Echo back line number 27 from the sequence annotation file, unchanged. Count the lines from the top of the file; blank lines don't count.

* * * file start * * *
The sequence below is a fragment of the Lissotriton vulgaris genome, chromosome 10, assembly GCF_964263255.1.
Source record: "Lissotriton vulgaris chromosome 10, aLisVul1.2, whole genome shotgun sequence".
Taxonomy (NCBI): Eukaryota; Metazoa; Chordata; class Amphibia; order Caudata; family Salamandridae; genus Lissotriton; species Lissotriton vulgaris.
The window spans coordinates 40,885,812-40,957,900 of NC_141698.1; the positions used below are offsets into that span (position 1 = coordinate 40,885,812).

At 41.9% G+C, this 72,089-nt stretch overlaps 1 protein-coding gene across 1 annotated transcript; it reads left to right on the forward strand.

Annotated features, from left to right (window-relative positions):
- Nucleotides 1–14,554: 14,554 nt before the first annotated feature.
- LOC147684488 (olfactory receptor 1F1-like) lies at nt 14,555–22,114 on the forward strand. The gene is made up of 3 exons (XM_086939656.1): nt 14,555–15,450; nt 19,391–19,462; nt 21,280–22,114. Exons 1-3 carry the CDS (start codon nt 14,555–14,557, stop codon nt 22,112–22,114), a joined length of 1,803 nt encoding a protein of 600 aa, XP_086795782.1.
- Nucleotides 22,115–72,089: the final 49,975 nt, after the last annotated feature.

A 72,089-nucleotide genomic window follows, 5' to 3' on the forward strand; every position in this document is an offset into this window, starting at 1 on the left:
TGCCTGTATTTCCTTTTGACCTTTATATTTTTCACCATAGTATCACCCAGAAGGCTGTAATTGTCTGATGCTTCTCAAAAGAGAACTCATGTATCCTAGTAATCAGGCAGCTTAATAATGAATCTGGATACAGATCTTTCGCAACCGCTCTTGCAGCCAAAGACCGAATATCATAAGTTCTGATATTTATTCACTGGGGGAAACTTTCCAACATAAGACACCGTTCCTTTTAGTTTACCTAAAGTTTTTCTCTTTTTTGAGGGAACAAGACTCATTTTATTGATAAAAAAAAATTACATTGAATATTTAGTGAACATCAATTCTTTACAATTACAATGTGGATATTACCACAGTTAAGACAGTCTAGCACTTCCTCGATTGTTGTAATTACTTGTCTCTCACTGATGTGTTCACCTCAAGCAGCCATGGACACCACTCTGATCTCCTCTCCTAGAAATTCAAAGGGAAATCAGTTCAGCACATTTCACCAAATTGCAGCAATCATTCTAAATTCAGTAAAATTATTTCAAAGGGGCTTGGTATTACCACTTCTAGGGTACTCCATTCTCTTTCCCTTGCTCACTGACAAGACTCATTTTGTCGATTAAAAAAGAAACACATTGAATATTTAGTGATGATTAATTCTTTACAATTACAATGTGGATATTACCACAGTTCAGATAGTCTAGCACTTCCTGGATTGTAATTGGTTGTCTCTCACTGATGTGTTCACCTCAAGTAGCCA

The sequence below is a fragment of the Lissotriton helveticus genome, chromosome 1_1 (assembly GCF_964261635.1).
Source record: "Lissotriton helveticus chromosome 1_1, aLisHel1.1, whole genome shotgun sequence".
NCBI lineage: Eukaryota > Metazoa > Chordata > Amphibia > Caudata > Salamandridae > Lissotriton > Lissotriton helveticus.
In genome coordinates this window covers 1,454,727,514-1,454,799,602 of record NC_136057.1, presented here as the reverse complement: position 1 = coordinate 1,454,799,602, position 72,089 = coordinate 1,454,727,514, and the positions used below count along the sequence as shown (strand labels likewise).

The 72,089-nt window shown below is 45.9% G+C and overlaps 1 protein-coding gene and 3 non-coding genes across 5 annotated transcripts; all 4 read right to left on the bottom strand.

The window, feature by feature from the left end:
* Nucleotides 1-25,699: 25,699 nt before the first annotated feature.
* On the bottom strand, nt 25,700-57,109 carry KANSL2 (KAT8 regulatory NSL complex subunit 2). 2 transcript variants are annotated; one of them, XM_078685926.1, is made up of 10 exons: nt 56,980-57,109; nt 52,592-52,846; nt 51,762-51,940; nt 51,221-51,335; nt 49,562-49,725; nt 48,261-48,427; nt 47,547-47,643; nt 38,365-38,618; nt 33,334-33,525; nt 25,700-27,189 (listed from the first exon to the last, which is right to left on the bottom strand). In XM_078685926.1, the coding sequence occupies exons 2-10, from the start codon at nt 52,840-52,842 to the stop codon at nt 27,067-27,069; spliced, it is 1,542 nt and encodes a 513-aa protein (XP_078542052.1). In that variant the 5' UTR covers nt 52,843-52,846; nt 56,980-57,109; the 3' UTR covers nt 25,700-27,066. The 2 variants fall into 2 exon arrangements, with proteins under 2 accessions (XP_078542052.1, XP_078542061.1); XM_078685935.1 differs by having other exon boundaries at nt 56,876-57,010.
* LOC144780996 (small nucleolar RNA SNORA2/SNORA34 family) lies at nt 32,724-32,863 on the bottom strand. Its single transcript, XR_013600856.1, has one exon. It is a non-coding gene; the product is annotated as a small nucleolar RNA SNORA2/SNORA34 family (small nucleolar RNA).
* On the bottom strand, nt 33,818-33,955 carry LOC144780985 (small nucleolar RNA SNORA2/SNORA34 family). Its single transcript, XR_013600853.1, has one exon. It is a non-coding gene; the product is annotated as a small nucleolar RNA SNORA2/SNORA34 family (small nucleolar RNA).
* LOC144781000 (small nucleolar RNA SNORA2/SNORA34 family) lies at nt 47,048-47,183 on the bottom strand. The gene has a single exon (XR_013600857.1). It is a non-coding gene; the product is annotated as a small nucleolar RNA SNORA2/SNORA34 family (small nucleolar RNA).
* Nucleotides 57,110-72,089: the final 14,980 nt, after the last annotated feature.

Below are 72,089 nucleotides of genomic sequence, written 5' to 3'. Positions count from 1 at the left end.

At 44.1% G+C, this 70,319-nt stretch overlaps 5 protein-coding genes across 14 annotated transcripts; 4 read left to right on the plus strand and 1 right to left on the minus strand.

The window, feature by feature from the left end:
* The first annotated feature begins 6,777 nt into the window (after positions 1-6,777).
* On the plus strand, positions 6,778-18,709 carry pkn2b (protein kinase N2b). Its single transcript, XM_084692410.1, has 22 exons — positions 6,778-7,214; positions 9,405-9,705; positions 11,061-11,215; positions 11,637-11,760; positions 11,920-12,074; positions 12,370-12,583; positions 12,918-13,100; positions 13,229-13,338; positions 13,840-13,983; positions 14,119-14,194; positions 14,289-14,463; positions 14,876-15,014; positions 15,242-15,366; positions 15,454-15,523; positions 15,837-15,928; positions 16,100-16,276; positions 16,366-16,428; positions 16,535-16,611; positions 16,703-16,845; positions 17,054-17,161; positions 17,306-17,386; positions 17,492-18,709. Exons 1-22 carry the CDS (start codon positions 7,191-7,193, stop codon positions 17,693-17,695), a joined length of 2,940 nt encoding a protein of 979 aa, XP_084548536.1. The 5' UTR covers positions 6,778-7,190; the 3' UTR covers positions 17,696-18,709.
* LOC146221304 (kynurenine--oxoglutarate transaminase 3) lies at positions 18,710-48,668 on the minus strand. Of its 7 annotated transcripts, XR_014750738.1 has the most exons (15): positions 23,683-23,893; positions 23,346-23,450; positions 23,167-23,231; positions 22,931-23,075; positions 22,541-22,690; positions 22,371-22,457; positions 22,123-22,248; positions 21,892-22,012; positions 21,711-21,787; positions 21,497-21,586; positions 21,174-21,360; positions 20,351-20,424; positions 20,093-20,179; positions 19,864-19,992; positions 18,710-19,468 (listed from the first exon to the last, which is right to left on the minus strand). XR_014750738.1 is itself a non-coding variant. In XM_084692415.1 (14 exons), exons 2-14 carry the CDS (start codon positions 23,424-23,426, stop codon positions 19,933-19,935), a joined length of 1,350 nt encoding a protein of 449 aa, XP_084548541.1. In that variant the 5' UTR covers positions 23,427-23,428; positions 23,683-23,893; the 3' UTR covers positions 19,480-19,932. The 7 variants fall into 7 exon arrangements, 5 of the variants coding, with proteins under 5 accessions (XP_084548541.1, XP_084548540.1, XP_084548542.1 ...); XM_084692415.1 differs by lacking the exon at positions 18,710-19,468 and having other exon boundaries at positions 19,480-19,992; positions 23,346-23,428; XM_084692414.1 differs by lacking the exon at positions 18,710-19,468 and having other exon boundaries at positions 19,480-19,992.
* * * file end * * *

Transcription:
* The first annotated feature begins 6,777 nt into the window (after positions 1-6,777).